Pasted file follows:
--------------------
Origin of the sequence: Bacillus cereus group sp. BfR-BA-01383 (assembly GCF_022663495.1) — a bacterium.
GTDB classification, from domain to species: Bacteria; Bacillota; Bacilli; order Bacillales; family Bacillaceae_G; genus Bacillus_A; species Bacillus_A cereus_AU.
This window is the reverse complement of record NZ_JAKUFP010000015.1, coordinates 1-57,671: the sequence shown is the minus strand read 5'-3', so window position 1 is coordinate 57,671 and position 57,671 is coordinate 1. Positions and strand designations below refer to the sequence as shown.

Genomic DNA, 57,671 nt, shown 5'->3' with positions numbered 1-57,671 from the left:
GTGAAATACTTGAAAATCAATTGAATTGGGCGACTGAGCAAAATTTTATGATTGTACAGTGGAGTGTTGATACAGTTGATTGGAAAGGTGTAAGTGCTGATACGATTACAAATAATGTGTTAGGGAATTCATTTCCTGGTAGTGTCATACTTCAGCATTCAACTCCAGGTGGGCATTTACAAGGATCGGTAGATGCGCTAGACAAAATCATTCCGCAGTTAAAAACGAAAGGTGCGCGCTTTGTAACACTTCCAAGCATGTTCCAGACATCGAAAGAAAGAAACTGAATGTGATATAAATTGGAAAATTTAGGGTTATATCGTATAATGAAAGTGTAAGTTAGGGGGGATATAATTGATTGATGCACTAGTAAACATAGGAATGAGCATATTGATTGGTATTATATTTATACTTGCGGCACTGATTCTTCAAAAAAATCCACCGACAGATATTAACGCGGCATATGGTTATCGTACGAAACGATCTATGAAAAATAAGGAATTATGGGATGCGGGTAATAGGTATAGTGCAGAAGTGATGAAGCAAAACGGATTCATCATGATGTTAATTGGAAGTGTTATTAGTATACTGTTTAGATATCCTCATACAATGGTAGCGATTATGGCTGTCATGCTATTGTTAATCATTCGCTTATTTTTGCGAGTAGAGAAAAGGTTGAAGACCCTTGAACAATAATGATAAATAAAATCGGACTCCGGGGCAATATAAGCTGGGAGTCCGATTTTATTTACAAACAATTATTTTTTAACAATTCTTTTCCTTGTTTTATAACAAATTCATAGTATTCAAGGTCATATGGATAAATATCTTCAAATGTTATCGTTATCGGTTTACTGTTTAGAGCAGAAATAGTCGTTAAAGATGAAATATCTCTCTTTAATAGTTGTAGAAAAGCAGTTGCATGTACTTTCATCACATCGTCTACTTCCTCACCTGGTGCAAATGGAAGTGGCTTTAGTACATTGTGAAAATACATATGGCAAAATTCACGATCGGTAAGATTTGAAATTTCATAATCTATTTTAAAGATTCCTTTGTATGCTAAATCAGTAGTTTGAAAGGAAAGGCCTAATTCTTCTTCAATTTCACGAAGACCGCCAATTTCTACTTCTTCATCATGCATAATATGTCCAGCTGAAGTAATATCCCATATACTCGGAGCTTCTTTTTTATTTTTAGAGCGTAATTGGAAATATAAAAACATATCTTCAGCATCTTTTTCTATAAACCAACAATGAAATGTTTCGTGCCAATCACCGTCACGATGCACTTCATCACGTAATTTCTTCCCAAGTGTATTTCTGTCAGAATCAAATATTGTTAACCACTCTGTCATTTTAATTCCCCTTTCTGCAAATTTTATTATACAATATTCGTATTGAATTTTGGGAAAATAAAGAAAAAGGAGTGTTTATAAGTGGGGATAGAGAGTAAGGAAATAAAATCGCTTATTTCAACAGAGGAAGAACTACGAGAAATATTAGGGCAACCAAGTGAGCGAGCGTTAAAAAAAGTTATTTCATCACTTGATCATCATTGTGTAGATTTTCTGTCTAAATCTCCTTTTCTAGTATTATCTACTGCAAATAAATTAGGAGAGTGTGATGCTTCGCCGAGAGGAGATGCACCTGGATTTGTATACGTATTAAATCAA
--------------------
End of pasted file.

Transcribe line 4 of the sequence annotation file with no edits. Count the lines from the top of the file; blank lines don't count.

Genomic DNA, 57,671 nt, shown 5'->3' with positions numbered 1-57,671 from the left: